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The Camelot Crabapple Tree

Crabapple trees are beautiful landscaping ornamentals and are often enjoyed as edible fruits. But why should large landscapers have all the fun?

The Camelot Crabapple tree is a smaller crabapple variety that fills in the gap, making it possible for folks in all kinds of living spaces to enjoy the beauty of a crabapple tree in their landscaping and garden decor.

Read on to learn about the small Camelot Crabapple tree…including how to grow, consume, and more.

These crabapple trees can be notoriously difficult to find. Be sure to check places like Nature Hills and Amazon for availability.

Crabapple trees similar to the camelot crabapple with red blossoms in spring

Characteristics of Camelot Crabapple Trees

The Camelot Crabapple tree is a dwarf cultivar crabapple variety. This makes it the ideal crabapple tree for growing in smaller landscaping environments, in city gardens, or even as a specimen plant. At its full maturity, the Camelot Crabapple tree peaks at just ten feet tall, with a mature spread of about 8 feet.

Despite its comparatively diminutive stature, the Camelot Crabapple tree certainly does not lack beauty! This round-shaped cultivar boasts deep, dark emerald leaves with a leathery texture and a tinge of red.

Each spring, the tree peeps through with soft, red buds which open into stunning white flowers tinted in a bright Fuschia pink. These colorful traits alone make it quite a popular landscaping variety!

The fruit of the Camelot Crabapple tree is about a half inch in size and burgundy in color. They tend to fall into what might be considered the more classically tart crabapple showcase. These fruits ripen over the summertime and can be harvested to make preserves and jams.

However, due to that inherently tart flavor profile, most people prefer to leave their Camelot Crabapple fruits for the birds! When left over in the wintertime, these crabapples serve as a primary food source for a lot of nonmigratory birds.

Fast Facts About Camelot Crabapple Trees

crabapple similar to the velvet pillar crabapple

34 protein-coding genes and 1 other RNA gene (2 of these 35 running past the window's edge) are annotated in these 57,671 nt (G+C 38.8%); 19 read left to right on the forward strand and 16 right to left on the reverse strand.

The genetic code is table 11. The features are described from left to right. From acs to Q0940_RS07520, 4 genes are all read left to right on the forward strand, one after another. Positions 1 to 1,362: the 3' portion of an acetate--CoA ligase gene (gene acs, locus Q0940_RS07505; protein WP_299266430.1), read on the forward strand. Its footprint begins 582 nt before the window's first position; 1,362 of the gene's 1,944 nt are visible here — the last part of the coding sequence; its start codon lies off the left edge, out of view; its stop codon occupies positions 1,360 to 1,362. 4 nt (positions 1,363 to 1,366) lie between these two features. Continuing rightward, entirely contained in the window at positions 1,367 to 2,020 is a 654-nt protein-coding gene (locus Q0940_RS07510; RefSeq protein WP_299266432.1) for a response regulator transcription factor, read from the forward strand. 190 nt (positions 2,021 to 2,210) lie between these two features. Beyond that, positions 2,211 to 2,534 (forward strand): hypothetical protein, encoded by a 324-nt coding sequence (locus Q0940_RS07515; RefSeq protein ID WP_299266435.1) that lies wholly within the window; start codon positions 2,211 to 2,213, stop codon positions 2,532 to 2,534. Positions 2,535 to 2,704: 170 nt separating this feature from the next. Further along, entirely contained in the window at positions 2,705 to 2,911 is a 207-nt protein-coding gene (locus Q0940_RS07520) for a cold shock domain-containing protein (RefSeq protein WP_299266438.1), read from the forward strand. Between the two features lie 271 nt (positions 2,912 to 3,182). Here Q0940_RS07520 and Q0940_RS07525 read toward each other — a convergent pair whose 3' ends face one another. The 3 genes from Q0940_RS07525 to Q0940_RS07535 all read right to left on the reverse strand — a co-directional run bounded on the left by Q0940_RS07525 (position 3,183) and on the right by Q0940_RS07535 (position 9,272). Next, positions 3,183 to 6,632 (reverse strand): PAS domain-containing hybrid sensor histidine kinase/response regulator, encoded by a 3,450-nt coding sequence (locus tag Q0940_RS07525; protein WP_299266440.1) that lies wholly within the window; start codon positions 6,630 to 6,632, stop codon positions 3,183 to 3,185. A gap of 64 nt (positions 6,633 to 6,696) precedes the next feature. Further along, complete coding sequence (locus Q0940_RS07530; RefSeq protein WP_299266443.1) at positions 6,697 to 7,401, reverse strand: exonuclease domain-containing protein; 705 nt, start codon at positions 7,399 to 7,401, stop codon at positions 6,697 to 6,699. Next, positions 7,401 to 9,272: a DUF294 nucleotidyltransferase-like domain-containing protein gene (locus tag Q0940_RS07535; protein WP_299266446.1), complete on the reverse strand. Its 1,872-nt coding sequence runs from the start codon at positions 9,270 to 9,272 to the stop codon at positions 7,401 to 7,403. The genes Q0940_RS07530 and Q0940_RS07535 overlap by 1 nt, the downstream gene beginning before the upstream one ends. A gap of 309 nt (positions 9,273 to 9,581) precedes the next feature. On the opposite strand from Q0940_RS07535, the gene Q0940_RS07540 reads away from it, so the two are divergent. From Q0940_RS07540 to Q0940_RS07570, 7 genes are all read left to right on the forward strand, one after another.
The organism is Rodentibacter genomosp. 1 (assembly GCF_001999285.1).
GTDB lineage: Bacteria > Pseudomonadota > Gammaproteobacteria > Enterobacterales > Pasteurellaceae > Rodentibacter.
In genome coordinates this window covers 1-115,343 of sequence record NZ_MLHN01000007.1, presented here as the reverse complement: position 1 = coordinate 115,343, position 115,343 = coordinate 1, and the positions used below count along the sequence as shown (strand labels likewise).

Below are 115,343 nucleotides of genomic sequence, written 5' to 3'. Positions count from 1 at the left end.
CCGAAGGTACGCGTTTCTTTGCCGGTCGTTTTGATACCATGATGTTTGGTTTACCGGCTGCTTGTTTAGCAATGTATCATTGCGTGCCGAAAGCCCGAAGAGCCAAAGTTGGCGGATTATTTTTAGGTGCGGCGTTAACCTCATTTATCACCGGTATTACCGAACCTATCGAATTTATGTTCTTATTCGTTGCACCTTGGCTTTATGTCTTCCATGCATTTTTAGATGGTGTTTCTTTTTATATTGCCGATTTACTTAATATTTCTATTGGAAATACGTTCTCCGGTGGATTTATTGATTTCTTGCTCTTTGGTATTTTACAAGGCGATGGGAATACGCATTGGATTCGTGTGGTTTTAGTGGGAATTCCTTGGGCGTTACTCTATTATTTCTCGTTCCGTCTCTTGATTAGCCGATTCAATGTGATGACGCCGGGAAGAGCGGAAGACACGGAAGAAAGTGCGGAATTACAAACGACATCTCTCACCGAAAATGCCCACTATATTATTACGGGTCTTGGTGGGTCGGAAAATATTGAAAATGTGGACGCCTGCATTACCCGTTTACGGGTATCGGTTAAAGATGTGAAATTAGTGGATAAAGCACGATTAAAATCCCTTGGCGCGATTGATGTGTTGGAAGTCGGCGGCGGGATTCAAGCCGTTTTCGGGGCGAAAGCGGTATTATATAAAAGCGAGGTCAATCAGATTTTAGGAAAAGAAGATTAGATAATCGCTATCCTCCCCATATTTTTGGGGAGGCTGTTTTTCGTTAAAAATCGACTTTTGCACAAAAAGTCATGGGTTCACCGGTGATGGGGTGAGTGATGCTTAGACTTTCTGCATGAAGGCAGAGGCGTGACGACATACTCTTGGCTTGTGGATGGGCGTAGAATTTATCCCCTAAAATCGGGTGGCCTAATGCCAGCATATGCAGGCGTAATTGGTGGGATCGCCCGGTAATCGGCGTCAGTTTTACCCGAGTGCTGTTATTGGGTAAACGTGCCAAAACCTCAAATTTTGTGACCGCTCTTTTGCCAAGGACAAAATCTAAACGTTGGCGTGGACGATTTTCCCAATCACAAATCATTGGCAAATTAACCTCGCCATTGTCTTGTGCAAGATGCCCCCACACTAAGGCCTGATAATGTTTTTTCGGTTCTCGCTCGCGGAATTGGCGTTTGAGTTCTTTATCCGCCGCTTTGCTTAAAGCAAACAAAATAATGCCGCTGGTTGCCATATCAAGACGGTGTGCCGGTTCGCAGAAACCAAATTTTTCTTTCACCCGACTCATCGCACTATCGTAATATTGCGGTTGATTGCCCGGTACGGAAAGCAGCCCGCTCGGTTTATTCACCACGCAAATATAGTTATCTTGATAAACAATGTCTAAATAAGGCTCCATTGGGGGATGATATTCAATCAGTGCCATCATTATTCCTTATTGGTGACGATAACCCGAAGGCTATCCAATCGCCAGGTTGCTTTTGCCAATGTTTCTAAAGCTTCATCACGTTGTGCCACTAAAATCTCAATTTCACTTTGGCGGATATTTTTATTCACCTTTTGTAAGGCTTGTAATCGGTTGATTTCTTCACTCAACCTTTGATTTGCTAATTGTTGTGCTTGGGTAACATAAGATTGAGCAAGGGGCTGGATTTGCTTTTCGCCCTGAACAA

Eating The Fruit

Because the Camelot Crabapple is such a tart crabapple, it does best when made into a preserve, jam, or jelly. It’s not recommended for raw snacking.

It’s important to be aware that while the tree is a great food source for birds, the fruit is toxic to dogs, cats, and horses. This is due to trace amounts of cyanide contained in the fruit, similar to what can be found in many dark berries.

Be sure that your pets and free-roaming animals in your area do not consume any crabapples that fall from your Camelot Crabapple trees. This can require some harvesting or maintenance to ensure no dropped fruits are left on the ground.

Health Benefits

Should you choose to consume some of your Camelot Crabapples, you certainly won’t find these tiny fruits lacking in health benefits! They boast a high ratio of nutritional qualities such as magnesium, manganese, antioxidants, amino acids, calcium, iron, pectin, and omega-3 and 6 fatty acids.

Those last two, in particular, can be a bit more difficult to come by for folks who don’t consume animal products like eggs or fish. So adding Camelot Crabapples in some form to your diet can help give you a great boost in those nutrients.

The Camelot Crabapple is also high in vitamins C, B, and A, working in tandem with the other nutrients in the fruit’s makeup. These boost the immune system, improve energy and focus, reduce inflammation, and much more.